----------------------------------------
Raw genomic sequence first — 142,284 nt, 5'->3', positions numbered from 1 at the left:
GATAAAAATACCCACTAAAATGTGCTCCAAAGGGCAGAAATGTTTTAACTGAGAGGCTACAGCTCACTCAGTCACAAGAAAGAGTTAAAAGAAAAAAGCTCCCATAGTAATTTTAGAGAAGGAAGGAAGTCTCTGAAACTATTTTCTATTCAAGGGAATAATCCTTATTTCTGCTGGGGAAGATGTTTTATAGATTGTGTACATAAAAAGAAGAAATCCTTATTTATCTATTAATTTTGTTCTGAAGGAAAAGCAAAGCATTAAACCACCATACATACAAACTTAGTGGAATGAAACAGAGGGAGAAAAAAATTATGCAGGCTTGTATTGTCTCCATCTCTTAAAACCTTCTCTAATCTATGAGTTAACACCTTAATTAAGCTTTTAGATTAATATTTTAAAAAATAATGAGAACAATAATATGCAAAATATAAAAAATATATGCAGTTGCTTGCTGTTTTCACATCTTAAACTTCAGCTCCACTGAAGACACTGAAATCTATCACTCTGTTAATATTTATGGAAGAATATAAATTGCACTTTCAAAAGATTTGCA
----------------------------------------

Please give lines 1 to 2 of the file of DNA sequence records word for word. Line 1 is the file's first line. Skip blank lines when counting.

Raw genomic sequence first — 142,284 nt, 5'->3', positions numbered from 1 at the left:
GATAAAAATACCCACTAAAATGTGCTCCAAAGGGCAGAAATGTTTTAACTGAGAGGCTACAGCTCACTCAGTCACAAGAAAGAGTTAAAAGAAAAAAGCTCCCATAGTAATTTTAGAGAAGGAAGGAAGTCTCTGAAACTATTTTCTATTCAAGGGAATAATCCTTATTTCTGCTGGGGAAGATGTTTTATAGATTGTGTACATAAAAAGAAGAAATCCTTATTTATCTATTAATTTTGTTCTGAAGGAAAAGCAAAGCATTAAACCACCATACATACAAACTTAGTGGAATGAAACAGAGGGAGAAAAAAATTATGCAGGCTTGTATTGTCTCCATCTCTTAAAACCTTCTCTAATCTATGAGTTAACACCTTAATTAAGCTTTTAGATTAATATTTTAAAAAATAATGAGAACAATAATATGCAAAATATAAAAAATATATGCAGTTGCTTGCTGTTTTCACATCTTAAACTTCAGCTCCACTGAAGACACTGAAATCTATCACTCTGTTAATATTTATGGAAGAATATAAATTGCACTTTCAAAAGATTTGCA